- However, the Indian retail scene continues to be dominated by traditional grocery stores, as they are frequented more often by Indian shoppers. Independent small grocers account for more than 80% of the retail channel sales.
- India's hypermarkets were not affected by the economic recession; in fact they flourished, with sales increasing substantially in 2009 and numbers of hypermarkets increasing considerably.
- Approximately 20% of the products carried by retail chains are imported.
- Paan shops (mini department stores) sell various products and food items, including fresh fruits and vegetables, and are mainly geared towards low-income urban dwellers and on-the-go shoppers.
- The growing population of young people in India are becoming more open towards foreign foods, which is resulting in a significant expansion of fast food chains.
- Higher disposable incomes and increasingly hectic lifestyles have resulted in more Indians dining out. Consumer expenditure on foodservices increased 30% between 2005 and 2009.
- Fast food consumption in India has been rising, mainly in urban areas. Pizza outlets have become particularly popular in this category.
- In 2009, India imported $291.0 billion worth of goods, $12.8 billion of which were agricultural in nature. Agricultural imports accounted for close to 4.4% of India's total imports.
- India's major agricultural import sources include Indonesia, Brazil, Myanmar, Malaysia, the United States and Canada.
- India's urban population is growing quickly, and demand for food will outweigh supply, making India a major agri-food importer. Presently, imports meet just 3% of Indian food demand.
- Despite ample opportunity, food product imports into India are heavily controlled, with high tariffs and complex food laws presenting barriers to trade.
- Canada is India's 6th largest agricultural import source, and India is Canada's 9th largest agri-food export market. Total agricultural trade between the two countries in 2010 was $636.3 million.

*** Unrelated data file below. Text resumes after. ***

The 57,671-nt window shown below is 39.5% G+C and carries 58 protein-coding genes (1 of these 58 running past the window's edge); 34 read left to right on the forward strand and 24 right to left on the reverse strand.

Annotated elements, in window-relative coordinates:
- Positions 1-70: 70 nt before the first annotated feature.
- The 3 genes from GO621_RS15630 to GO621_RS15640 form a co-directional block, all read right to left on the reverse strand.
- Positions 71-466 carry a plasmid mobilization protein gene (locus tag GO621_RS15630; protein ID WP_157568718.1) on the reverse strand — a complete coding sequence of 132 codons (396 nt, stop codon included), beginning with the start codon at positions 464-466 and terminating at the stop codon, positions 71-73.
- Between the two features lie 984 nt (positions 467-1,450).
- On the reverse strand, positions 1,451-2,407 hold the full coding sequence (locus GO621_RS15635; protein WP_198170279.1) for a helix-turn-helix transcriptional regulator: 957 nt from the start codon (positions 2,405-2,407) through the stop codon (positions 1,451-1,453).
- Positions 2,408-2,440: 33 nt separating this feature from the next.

- Canada's top five exports to India in 2010 included vegetables, which made up 97.2% of total agricultural exports, oil seeds and oleaginous fruits (1.3%), oil-cake (0.3%), rape, colza or mustard oil (0.2%) and ambergris, castoreum (0.1%).
- The largest export category to India in 2010 was intermediate exports, with vegetables accounting for 99% of intermediate exports.
- Canada's Global Commerce Strategy has identified India as a priority market for Canadian companies, as India has the potential to become the third largest global economy by 2050.
- Canada is currently negotiating eligibility to export products such as seafood, pork, live cattle, live swine, poultry genetics and animal products into India, as several barriers to agricultural imports exist.
Opportunities for Canadian Exporters
|Growth in milk and dairy product demand, as India is the world's largest milk consumer.||Canada's dairy products are diverse, with strict quality standards assuring an excellent reputation. Canadian dairy exports to India have increased 143.7% since 2006, demonstrating the strength of Canadian products in the country.|
|A growing urban population whose demand will soon outstrip supply.||In November 2010, Canada and India launched Free-Trade Agreement negotiations, which will further benefit Canadian producers in this market. Canadian exporters will be well-placed to fill this gap, especially in wheat and pulses.|
|Increased health awareness spurring demand for health products.||Canada produces a variety of functional foods that rank among the worlds best in terms of quality, nutrition and taste. As one of India's principal trading partners, Canada will easily be able to enter this niche market.|
|India is the fourth largest edible oil economy in the world; increased income and population growth will accelerate demand for edible oils.||As a significant trade partner to India, Canadian edible oil exporters will be able to increase exports in canola, sunflower and mustard oils to India. Canada was India's 3rd largest source of rape, colza, and mustard oil in 2009.|